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Desert Diary
Fossils/Fossil Leaves


Fossil leaves are not uncommon in some geological formations and help tell something about the environment at the time of deposition. Fortunately, this seems to be true even when the fossil flora consists of extinct species of plants. It's been long observed that certain leaf types go with specific climatic conditions. We can observe this in our own Chihuahuan Desert plants adapted to arid conditions: in many, small leaves with thick, protective surfaces to slow the loss of moisture. Likewise we're more or less familiar with tropical plants with big leaves and a drip point at the end to quickly drain off tropical rains.

By observing a large number of leaf types from plants representing a wide variety of climates, scientists have come up with a checklist of characters associated with those conditions. Because differences in the lifestyles among species affect leaf types, a sample of at least 20 different kinds of fossil plants, as determined by leaf characters, is necessary to characterize the overall climate. Now, the normally voiceless fossils still manage to tell a tale.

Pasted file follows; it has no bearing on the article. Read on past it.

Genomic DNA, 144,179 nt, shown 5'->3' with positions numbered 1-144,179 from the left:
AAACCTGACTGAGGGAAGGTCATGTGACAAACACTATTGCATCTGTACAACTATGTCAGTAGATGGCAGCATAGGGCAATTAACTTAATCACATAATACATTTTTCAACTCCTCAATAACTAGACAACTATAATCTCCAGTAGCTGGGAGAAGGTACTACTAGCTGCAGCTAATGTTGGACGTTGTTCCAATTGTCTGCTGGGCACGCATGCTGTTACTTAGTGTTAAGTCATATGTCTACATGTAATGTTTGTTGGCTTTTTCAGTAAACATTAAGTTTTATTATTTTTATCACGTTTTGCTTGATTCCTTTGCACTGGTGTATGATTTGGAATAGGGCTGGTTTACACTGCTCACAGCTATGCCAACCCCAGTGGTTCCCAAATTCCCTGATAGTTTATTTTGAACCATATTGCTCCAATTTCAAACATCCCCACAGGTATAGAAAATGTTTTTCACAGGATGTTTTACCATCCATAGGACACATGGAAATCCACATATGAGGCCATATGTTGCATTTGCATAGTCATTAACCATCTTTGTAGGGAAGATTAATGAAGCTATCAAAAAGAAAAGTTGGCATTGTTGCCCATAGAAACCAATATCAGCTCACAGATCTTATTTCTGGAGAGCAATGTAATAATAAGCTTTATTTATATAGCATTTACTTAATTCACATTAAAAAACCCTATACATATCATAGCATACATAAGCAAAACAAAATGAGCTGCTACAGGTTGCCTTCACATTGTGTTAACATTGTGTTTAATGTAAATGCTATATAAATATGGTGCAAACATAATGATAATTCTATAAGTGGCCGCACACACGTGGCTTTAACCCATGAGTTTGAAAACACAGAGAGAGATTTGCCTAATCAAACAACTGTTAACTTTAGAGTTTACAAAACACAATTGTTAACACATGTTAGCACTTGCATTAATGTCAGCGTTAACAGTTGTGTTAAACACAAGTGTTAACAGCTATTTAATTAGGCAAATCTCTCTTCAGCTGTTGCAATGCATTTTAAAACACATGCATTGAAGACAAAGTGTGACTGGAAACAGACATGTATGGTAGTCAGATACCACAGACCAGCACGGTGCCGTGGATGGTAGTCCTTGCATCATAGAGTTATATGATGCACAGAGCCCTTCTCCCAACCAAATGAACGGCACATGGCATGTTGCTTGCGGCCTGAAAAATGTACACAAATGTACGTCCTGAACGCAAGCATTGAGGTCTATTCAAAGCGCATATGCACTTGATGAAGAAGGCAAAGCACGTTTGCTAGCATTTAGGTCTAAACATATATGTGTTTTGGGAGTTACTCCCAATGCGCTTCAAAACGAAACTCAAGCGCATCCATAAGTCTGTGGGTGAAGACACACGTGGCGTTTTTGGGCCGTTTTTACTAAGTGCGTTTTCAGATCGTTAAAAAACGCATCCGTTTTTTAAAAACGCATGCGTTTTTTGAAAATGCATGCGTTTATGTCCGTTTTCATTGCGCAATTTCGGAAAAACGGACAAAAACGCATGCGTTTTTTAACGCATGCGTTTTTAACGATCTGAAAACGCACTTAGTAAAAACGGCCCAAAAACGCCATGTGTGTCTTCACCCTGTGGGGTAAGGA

pen and ink


Contributor: Arthur H. Harris, Laboratory for Environmental Biology, Centennial Museum, University of Texas at El Paso.

Desert Diary is a joint production of the Centennial Museum and KTEP National Public Radio at the University of Texas at El Paso.

fossil leaves

Fossil leaves tell a lot about past climates. Photograph by A.H. Harris.



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